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Dog Faced Gods Stoned Council

By Jeff Kerby, Contributor
Wednesday, July 20, 2005 @ 1:14 AM

Voodoo Nation/AGU Music

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Well, I haven’t heard this one before…

In case you were wondering, this version of Dog Faced Gods has nothing to do with the Swedish band of the same name that more than a couple of metal fans out there hold dear--instead, this hearty group hails from the San Manuel Indian Reservation in California. Hell, DFG’s vocalist is named is Raymond Galvan Whiteowl for cryin’ out loud, and the pictures in the liner notes look something like Los Lobos meets Lil’ Homies meets Motorhead. Yes, of course, you just know in a situation like that, someone’s sporting a Raider’s jersey, but at least it isn‘t that fat ass Warren Sapp’s, so I won’t hold that against them. On the surface, this appears to be an interesting point of origination for a metal band, but biographical information only goes so far--everyone knows that the music is what eventually dictates success or lack there of, so in order for you to make an informed decision, all you have to do is sit back, pass the pipe around and take a listen.

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DFG’s sound possesses a vast array of influences, and if you’ve heard that line a million times, raise your hand. The difference here is that this band’s sound really is diverse and isn’t bashful about wearing their influences on their collective sleeve even if some of their inspiration comes from genres or groups that aren‘t exactly de rigueur these days such as P.O.D. Ironically enough, it is this musical diversity that has also caused many to criticize the group for pandering to all audiences and, in effect, trying to be too much to too many. Basically, if you’re one of those people who doesn’t want any chocolate in their peanut butter, you’d be well served to move on because this group is the equivalent of chocolate, syrup, Skittles, and Pop Rocks in the proverbial peanut butter---you know it will be interesting, you just hope it doesn’t taste like shit.

Stoned Council begins with “Desperately” which is mostly a straight up rocker that lets the listener know that band does indeed possess above average musicianship and vocals, but the song itself isn’t exactly memorable. “Good Life” takes it up a notch and serves as a lead in to their single, “Bring Me Down,” which combines some nu metal elements with slower breaks. It’s always rather tenuous business figuring out why a record label or band came to decide which song was going to be one that gets the support of the label, and that is especially true here. Part of the reason why their pick was perplexing is that the next selection, “Earth is Hell,” may be the best tune on the disc. The lyrics initially detail all that is wrong with the human condition before Whiteowl implores the listener to “keep your heart open and stay strong in your mind.”

The pace picks up again with “Run, Run” and is followed by the inexplicably titled “Intro” which is actually track six and doesn’t really appear to have much to do with the next song either. The most disconcerting issue with this though is that “Intro” would have been a great way to have started the album--certainly better than “Desperately.” What follows is the obligatory rap/metal ode to ganja entitled, “Water Pipe Bong.” This song is actually funny on a variety of levels--the best lyric though is the one that goes, “I love the feeling that it gives, I even smoke it with my kids.” Nice. Boy, that takes me back to Mayberry and the days when I’d just sit back with Aunt Bea and Andy Griffith and blaze up fatty while watching the Cubs on T.V. Those were the days…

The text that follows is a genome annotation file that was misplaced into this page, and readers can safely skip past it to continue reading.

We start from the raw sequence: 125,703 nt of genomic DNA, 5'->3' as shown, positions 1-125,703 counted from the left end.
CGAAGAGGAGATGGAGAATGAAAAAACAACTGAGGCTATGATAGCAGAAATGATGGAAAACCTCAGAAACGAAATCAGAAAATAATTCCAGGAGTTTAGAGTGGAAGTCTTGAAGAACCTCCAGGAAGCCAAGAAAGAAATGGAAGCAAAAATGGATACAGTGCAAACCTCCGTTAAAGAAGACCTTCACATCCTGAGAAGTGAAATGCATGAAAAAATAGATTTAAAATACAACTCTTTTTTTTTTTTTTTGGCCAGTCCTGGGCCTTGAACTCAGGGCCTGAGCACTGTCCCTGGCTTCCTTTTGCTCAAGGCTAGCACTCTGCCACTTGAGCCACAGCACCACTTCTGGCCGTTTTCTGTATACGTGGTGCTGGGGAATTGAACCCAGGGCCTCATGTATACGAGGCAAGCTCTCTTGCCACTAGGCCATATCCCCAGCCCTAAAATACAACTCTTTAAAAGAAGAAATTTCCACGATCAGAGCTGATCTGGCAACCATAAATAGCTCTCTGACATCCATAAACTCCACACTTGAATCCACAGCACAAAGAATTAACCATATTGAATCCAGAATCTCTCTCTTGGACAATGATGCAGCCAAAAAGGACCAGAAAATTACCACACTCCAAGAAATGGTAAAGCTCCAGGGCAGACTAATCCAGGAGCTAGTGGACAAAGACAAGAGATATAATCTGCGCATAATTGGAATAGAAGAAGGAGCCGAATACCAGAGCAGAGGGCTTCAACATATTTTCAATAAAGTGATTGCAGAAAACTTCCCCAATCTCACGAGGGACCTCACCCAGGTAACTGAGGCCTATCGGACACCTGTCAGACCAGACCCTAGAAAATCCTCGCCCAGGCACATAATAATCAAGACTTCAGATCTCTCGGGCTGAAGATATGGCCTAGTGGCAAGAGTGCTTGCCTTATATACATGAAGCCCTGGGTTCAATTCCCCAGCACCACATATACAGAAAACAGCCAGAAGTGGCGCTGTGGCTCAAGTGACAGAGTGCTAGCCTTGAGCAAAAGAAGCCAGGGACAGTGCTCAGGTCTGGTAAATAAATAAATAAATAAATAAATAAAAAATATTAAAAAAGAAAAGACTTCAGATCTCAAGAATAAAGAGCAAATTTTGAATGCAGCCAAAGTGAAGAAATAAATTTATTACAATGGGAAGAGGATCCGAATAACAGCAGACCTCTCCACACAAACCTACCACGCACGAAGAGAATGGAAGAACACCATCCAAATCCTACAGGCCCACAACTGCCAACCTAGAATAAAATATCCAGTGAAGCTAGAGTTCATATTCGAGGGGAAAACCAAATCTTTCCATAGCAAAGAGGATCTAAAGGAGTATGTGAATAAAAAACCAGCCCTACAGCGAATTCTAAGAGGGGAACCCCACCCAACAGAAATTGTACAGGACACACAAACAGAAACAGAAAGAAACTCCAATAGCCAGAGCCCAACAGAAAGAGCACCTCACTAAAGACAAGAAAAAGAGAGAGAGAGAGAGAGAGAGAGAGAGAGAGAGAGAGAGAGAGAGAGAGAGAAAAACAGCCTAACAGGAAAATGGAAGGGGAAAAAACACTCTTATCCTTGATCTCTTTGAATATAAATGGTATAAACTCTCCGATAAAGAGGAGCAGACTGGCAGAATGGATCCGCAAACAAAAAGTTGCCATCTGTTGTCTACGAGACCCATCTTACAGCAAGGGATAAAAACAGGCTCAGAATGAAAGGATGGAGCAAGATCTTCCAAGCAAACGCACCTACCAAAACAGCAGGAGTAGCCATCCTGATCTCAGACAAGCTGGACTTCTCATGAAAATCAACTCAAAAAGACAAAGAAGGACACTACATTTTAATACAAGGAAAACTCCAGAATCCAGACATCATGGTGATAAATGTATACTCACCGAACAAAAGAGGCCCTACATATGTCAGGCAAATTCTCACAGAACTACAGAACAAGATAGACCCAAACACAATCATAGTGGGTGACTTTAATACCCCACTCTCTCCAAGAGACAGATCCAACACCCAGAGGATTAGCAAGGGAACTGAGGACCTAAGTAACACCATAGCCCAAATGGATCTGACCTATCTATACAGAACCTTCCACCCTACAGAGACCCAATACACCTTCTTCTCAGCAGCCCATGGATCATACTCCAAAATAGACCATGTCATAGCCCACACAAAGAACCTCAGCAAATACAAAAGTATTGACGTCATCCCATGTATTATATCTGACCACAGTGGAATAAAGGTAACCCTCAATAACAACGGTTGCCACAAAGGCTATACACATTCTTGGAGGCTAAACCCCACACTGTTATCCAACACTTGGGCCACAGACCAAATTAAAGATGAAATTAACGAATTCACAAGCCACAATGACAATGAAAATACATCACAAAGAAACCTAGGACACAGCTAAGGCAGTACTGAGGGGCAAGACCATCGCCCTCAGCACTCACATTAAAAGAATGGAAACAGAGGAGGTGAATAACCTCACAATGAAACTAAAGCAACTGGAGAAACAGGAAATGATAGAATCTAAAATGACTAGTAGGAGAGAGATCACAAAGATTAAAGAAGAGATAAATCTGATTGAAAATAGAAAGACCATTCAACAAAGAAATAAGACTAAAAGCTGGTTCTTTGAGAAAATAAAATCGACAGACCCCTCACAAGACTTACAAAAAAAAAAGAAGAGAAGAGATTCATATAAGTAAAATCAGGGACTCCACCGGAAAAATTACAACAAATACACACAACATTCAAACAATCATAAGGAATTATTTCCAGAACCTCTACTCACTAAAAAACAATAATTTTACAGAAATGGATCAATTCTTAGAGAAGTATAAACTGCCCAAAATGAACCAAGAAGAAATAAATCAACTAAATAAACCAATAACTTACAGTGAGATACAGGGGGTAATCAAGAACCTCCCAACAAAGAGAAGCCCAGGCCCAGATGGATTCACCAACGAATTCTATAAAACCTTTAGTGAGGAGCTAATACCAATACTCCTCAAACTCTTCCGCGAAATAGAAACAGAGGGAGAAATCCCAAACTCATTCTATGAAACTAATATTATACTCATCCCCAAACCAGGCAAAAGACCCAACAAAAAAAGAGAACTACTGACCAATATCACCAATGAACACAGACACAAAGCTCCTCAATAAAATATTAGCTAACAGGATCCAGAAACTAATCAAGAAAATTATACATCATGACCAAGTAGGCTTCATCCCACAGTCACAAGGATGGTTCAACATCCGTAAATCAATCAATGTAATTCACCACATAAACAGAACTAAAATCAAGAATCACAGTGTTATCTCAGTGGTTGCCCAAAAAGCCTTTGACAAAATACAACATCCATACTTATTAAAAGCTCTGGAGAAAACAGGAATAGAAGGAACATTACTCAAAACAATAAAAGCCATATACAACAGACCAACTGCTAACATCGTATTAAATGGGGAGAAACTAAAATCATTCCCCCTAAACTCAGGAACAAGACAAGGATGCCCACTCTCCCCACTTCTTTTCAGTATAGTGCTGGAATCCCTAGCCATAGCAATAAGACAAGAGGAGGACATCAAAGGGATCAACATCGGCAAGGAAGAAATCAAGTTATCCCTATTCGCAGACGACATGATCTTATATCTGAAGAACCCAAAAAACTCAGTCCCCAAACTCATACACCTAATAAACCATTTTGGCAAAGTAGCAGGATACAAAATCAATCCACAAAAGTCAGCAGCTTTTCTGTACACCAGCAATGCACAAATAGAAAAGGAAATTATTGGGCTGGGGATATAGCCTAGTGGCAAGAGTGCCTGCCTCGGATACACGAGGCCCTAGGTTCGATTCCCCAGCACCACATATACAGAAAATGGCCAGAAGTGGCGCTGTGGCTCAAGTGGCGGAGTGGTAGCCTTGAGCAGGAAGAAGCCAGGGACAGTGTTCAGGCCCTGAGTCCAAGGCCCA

“But Me” is a kind of unremarkable tune that hearkens back to their pervasive rap-type influence, but the song that follows-- “Time is Standing Still” possesses a real rock chorus and serves as a more than apt ode to the darkness of the end. “Save Me” features some of the “Snakeyez” Torres’ best guitar work before the song itself degenerates into generic shouting. When said shout outs consist of the question “will I ever fit in?” the festivities kind of take on that whole “grown, tatted men lamenting their childhood” Korn type of vibe. The subsequent offering is entitled “I Stand Alone” which is basically a tired sentiment attached to a good song.

The last three tunes on Stoned Council are interesting in different ways. The thirteenth song is a cover of (please, no “Run To the Hills” jokes either) Lynyrd Skynyrd’s “Simple Man.” This was a great song when Skynyrd performed it, and it remains a great song on this recording. I just wish someone would take the fucking chorus off that damn beer commercial. “No One Left” is a ballad that captures the desperation discussed in the majority of this record, but it doesn’t resort to playing the childhood card, and is ultimately convincing. The last offering is a rap version of “Stand Alone” which is a surprising choice considering most bands previously aligned with nu metal are running from it like a fat guy from a plate of tofu.

Stoned Council isn’t the type of debut that can be considered an instant classic like Skid Row or Appetite For Destruction, but then again, few are. What this record does process are more than a few quality tracks that seem to promise more to come in the future. The direction DFG eventually ends up going may be up for debate, but my guess is that they will eventually settle into a more traditional metal/rock direction, and if they are able to do so without falling prey to the lyrical clichés of the genre, they may be capable of producing their own classic album sometime in the future….oh yeah, no Raiders jerseys either---at least not Warren Sapp’s.

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